Phytophthora alni Brasier & S.A. Kirk (2004) was discovered in 1993 in southern England causing lethal root and collar rot in alders. It has subsequently been reported in many European countries including the Netherlands, Germany, France, Sweden, Belgium, Austria and Hungary, and has recently been found in Alaska and Oregon. P. alni is unusually variable, perhaps as a result of recent hybridizations among related species. There are three subspecies: the most commonly isolated and most virulent subspecies P. alni ssp. alni and two less commonly isolated subspecies, P. alni ssp. uniformis and P. alni ssp. multiformis. Etymology: From Alnus, the tree from which the pathogen was first isolated.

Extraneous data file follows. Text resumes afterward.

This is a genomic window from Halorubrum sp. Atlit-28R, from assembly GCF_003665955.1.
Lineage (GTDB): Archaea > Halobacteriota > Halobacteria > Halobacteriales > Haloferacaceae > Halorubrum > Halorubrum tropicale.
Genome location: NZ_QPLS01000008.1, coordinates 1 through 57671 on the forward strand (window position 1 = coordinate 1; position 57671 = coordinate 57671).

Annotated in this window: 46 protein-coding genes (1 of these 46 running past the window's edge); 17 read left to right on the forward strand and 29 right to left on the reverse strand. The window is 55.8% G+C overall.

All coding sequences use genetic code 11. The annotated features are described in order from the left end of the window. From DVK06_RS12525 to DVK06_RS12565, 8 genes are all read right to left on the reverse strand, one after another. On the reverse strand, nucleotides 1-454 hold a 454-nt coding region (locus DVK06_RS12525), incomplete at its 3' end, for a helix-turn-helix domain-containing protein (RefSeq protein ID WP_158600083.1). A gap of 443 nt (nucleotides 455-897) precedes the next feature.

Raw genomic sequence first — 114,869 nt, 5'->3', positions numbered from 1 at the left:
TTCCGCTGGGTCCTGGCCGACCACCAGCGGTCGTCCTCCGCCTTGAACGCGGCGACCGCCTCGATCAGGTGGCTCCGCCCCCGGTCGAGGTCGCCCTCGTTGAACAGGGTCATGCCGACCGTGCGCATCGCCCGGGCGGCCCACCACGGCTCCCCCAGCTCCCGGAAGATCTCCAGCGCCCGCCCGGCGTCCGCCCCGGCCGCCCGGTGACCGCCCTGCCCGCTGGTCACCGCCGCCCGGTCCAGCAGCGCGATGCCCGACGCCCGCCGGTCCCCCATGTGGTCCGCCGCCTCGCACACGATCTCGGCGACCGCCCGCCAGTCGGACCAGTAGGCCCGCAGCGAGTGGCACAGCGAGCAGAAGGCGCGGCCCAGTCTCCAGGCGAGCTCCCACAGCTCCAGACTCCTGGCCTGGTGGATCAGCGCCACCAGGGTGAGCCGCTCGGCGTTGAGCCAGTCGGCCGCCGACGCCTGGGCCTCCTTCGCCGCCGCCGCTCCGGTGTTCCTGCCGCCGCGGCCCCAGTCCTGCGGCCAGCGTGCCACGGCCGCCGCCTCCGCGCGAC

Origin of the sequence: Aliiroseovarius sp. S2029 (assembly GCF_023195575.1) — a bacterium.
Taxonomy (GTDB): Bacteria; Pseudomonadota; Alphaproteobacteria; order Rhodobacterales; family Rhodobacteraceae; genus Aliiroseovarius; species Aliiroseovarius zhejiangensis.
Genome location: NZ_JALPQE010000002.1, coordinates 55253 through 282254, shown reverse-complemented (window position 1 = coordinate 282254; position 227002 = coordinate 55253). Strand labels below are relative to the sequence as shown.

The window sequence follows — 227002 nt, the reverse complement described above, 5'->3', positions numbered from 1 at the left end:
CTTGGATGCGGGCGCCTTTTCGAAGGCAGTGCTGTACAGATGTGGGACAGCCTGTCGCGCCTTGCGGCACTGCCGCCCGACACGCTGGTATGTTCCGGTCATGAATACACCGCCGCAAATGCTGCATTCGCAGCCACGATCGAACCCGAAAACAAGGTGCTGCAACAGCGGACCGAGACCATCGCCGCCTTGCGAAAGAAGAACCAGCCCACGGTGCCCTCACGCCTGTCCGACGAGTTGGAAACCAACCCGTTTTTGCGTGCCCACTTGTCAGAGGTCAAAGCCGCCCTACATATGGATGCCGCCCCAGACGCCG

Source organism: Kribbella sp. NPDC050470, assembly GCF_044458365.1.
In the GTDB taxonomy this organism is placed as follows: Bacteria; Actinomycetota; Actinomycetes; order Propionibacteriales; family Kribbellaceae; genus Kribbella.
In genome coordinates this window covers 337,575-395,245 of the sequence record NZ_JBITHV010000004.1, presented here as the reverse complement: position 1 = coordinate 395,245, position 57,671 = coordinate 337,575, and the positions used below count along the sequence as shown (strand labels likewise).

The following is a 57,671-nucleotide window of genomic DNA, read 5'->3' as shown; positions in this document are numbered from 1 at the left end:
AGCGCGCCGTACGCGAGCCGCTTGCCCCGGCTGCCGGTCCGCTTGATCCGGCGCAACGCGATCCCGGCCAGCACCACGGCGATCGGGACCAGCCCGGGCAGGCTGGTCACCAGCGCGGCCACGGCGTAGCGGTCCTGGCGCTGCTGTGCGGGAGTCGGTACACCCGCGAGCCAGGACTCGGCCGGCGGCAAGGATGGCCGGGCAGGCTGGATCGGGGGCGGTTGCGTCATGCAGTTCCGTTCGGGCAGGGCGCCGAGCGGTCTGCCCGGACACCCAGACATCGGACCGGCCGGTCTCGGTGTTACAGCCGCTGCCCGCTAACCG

The typical form of P. alni, P. alni ssp. alni, is homothallic, with gametangia usually frequent. Oogonia have tapered stalks, and are variably warty with bullate protuberances (similar to those of P. cambivora). Diameters of mature oogonia commonly range from 43 to 50 um. Other oogonia are only partially developed and sometimes distorted or with beak-like or tube-like projections. Commonly many oogonia abort or produce thin-walled oospores. Antheridia are predominantly two-celled and amphigynous. Sporangia are not seen on carrot agar (CA) but are produced sparsely in pea broth or when plugs from margins of actively growing cultures on CA are partially submerged in pond water or soil leachate. Sporangia are borne singly on long sporangiophores, ellipsoid, non-papillate, and noncaducous. They exhibit nested or extended internal proliferation. Average sporangial lengths range from 48–60 mm and widths range from 31 to 43 mm. The length/width ratio ranges from about 1.3 to 1.6. No chlamydospores are observed. The other subspecies of P. alni are recognizably similar to P. alni ssp. alni, but are often more variable in growth and morphology. Many isolates appear to be unstable in culture.